Friday, 5 December 2014

Back to Basics

Someone very dear to me who has had a very positive influence on my life, recently decided to scale down on social media interaction. My first thought was that this was a brave and very positive and healthy decision. However, whereas before I would interact with this person constantly and almost always receive an instant reply if I sent the first message, now the replies were more delayed. I realised that our interactions had become part of my daily routine – almost just as much as drinking a cup of coffee or tea each morning or taking my vitamins regularly. I knew I would miss our interactions, but I had no idea that I’d miss it this much and I have to admit it was hard for me to respect this person’s wishes not to interact via social media so regularly anymore. This limited interaction made me acutely aware of my flaws and unhealthy behaviours. What struck me as the most odd and shameful was the fact that I even checked my phone numerous times to see if this person had been using social media during the day. Like a freaky stalker. This actually borders on insane and I quickly came to the realisation that I am much more dependent on my cell phone and interaction via social media than I thought I was.

Technology and especially social media is supposed to bring people closer together and allow people to interact more regularly and keep in touch. However, judging from just my own experience, I am inclined to think that all this new technology is actually driving people further apart.

Rewind back to the “old days…” Let’s say you and your family went on an outing to the zoo. There were no cell phones. Your landline stayed at home. Nobody could get hold of you and for the duration of the time spent at the zoo, it was really just you and your family and you could really just enjoy each others’ company. At a family picnic, nobody had their cell phones lying around on the picnic blankets. At the family dinner table or at a restaurant, no cell phones intruded on the conversations. And when you went on holiday with your family, the only contact you had with others was perhaps through a payphone? I speak as if I was there, but I wasn’t. I can only imagine how it was way back when technology didn’t constantly intrude and steal precious moments of time spent with loved ones.

So I have decided to challenge myself. And no better time than now. Today is my last day at the office and I only return again in January. The challenge is to completely stop use of any and all communication technology that wasn’t there in the year I was born. When this thought first crossed my mind, I thought there was no way I would survive. I use my phone for absolutely everything. I love using email and not to mention Facebook. I decided to put this “fear of being out of touch” to good use by chronicling my experience without “modern communication technology” throughout this month. I will share this with you in my next post sometime in January.

To limit the temptation of engaging via modern technology, I switched my cell phone off right after accepting this challenge to myself last night. My husband took my phone with him to work this morning and he will be leaving my phone there until he returns to work in January. As far as Facebook is concerned – I am deactivating my Facebook account temporarily until I return to work in January. That way, if I reactivate it sooner, everyone will know I failed miserably at the challenge I set myself. J However, I will wait until tomorrow evening only because some of you may want to contact me via Facebook in order to obtain my slightly more antique contact details. J I will also not be checking emails at all during December. Already I have had people frantically asking me how they would be able to get hold of me during the festive season. Well, for those of you who would like to stay in touch, let me know and I will give you our good old-fashioned landline number at home. You are welcome to email me too, but I will only respond to those emails in January. For really urgent matters, my husband will still be using his cell phone and crucial contact can still be made through him.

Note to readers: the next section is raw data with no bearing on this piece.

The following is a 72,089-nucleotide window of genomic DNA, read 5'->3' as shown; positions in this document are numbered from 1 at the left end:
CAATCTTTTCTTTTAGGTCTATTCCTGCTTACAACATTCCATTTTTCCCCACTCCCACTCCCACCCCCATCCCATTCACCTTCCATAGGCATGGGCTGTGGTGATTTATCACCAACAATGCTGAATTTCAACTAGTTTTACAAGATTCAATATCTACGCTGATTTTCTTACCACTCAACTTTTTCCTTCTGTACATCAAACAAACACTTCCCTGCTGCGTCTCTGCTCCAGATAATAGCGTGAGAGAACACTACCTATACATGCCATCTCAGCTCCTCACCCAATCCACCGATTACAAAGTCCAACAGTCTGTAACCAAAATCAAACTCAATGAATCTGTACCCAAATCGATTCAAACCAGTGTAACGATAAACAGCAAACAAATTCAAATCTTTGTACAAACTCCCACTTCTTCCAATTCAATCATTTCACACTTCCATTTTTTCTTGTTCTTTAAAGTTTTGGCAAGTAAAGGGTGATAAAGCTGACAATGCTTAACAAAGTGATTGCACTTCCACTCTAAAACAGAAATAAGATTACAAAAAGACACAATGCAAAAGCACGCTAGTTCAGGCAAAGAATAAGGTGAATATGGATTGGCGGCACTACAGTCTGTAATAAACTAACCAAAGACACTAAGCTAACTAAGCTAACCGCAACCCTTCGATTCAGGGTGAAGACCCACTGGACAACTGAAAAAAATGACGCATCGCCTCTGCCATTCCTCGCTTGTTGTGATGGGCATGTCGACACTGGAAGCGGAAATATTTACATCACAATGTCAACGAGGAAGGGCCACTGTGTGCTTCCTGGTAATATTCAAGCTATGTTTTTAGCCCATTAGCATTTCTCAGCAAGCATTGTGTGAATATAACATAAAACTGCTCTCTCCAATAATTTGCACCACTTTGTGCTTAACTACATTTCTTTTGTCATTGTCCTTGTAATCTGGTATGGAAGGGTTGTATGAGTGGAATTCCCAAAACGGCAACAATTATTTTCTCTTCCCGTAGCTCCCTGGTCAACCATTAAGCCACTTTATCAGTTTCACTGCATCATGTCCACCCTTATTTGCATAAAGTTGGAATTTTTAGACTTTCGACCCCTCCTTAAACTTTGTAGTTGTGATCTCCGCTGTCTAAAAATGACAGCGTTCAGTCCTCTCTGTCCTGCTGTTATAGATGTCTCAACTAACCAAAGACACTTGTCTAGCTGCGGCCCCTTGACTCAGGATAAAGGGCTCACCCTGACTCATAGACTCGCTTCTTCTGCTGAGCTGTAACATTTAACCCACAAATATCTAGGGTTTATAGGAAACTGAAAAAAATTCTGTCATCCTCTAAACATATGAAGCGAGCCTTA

I was also asked the question of how people can say congratulations to our youngest when she turns one year old in December. Let me know if you would like to say congratulations and I will give you her personal email address to which you can send your birthday wishes. I created one for both girls when they were born.

What do I expect to gain from this experience? I guess I just want to rid myself of any unhealthy habits I may have picked up through social media. And I am hoping that when I am “back online” in January, I will be less likely to ever use social media as much again as I had done in the past.

A little voice inside my head tells me that no relationship nowadays can survive without using social media. But I believe in my heart of hearts that the relationships that matter most, will survive. There are other ways of sharing special experiences to. A simple telephone call to say, “Hallo friend. Hey, guess what our little one did this morning?” Or best of all, good old-fashioned face to face conversation… Meeting up with a friend for a cup of coffee or visiting family and laughing and making memories until late at night. That which is most valuable and most treasured, will survive. It survived long before modern communication technology had been invented and there is no reason why it shouldn’t survive today still.

Take care, be safe during the holidays and enjoy the festive season with loved ones.

Until next time,


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